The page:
Why? Because they see mCommerce growing very steadily.
Smart Shoppers – Smartphone shoppers (probably lots of iPhoners, based on the above) are very proficient in checking out products, reviews, prices and availability online and off. The increasing usage also enables companies and brands to follow consumers while they are in the store (or walking by) to offer them special prices, gifts, coupons and more. As the analytics improve, the brands will know what you want/need before you need it … jeezz.
According to Digi-Capital, Mobile commerce will drive an estimated $516 billion in sales over the next three years.
That’s more than 70 percent of all mobile revenue.
The absolute top driver in mobile revenue is m-commerce.
Other revenue to be included will be mobile advertising, in-app purchases, and an emerging app-as-a-service, including mobile video.
With all of the boys lining up – just in case it does take off – it presents a compelling alternative to traditional credit cards.
Of course, there’s the little matter of retailers not having the POS (point-of-sale) systems that accept payments using NFC chips built into phones.
Guess we’ll have to see how persuasive Cook really is to convince them to make upgrades to support the new payments system or make them think twice about losing business to the folks down the street.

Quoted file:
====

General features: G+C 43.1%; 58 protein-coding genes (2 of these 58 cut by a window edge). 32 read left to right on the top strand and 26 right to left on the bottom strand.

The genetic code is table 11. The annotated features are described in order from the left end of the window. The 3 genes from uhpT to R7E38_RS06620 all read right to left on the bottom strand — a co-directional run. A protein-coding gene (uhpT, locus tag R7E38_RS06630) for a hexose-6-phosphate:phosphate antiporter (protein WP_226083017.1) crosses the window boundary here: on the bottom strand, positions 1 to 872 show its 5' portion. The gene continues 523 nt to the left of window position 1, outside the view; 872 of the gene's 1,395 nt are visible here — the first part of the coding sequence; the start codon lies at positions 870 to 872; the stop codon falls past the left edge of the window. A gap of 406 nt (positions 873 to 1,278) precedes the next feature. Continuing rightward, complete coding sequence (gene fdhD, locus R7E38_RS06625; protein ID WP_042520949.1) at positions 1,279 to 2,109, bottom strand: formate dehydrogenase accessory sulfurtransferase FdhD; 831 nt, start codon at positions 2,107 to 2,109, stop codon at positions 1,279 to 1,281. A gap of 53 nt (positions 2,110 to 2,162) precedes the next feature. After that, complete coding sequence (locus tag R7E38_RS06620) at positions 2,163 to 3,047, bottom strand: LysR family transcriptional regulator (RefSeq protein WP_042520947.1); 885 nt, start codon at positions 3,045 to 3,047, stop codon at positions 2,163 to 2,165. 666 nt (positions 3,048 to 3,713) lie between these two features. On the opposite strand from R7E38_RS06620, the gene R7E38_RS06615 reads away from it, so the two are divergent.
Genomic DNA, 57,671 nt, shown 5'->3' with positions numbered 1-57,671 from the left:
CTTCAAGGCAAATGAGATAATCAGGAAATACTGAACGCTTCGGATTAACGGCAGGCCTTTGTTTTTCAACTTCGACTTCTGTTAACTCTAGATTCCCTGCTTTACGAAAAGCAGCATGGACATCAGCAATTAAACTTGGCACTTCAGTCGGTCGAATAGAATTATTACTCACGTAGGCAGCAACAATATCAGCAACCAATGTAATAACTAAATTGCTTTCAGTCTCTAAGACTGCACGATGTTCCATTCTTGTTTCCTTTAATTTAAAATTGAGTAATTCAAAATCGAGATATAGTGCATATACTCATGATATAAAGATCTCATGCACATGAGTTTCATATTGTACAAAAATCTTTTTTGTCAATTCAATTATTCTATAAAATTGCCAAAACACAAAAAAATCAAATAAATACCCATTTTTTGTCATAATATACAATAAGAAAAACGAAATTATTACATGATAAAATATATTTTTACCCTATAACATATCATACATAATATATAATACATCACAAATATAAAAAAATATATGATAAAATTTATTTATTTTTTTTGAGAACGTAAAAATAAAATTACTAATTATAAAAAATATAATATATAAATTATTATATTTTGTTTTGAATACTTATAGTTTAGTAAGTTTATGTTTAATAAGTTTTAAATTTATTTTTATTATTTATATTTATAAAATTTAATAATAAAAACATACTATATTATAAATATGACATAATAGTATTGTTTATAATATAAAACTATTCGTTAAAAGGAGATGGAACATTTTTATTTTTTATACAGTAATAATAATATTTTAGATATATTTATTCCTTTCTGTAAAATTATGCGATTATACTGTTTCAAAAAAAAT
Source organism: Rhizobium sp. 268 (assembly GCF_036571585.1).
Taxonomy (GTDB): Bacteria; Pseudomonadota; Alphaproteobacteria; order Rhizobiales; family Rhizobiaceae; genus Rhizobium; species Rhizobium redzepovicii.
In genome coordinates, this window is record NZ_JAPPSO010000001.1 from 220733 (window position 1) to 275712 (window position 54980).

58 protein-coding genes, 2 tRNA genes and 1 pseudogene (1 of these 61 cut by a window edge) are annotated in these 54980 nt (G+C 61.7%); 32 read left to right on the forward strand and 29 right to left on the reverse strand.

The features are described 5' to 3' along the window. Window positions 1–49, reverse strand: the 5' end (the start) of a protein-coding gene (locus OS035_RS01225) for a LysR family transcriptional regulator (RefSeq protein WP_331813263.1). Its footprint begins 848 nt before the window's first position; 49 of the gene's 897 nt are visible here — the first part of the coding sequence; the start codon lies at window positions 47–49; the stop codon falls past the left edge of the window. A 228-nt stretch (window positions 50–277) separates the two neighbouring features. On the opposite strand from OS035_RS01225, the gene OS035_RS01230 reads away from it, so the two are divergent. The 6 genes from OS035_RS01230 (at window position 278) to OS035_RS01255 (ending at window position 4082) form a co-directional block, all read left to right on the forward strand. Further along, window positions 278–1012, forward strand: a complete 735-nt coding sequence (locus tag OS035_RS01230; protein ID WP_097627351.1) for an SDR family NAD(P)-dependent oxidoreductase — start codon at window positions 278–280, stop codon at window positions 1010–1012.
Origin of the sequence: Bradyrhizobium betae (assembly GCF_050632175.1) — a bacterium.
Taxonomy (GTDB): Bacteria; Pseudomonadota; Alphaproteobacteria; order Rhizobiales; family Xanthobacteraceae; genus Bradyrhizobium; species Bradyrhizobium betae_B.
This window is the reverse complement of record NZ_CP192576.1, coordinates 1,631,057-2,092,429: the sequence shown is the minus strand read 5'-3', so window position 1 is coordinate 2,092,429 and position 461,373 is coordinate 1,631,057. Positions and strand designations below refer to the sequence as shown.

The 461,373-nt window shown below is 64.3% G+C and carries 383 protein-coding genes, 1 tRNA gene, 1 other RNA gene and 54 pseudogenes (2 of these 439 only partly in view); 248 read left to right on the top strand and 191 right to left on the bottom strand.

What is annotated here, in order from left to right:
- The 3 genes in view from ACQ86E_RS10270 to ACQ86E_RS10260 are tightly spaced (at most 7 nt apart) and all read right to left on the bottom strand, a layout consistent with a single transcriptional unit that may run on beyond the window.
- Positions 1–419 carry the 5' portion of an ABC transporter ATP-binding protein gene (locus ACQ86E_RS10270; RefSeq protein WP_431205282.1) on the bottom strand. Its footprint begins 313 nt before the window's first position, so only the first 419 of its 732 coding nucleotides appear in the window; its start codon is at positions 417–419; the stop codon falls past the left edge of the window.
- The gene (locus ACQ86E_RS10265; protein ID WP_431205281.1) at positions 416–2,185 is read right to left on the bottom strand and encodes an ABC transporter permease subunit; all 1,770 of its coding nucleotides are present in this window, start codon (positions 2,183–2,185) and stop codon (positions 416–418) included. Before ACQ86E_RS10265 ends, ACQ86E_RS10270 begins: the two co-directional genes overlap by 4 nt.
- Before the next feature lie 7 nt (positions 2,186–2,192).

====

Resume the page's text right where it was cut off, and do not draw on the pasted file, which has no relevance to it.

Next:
But as Richard Crone, chief executive officer of Crone Consulting, pointed out, it does rely heavily on people changing their buying habits … slightly.
It’s going to be a tough for Apple to change my wife!
Crone said for small purchases, people usually use cash rather than plastic.
For purchases that are less than $5, a Princeton Research Associates International survey found preferences to be:
- 65 per cent — Cash
- 22 per cent — Debit card
- 11 per cent — Credit card
The older the consumer, the more likely they were to pay with cash:
- 82 per cent of people 65 years old and older use cash
- 77 per cent of those 50 and older prefer to pay with cash,
- one in five (21 per cent) used plastic
- about half (51 per cent) of consumers 18-to-29 prefer plastic to cash
- Gen Zers (kids who started out connected) probably don’t know there’s another way.
- But the key for Apple to succeed with all of the announcements they’ll be making is that they have a lot of the key requirements in place and tested.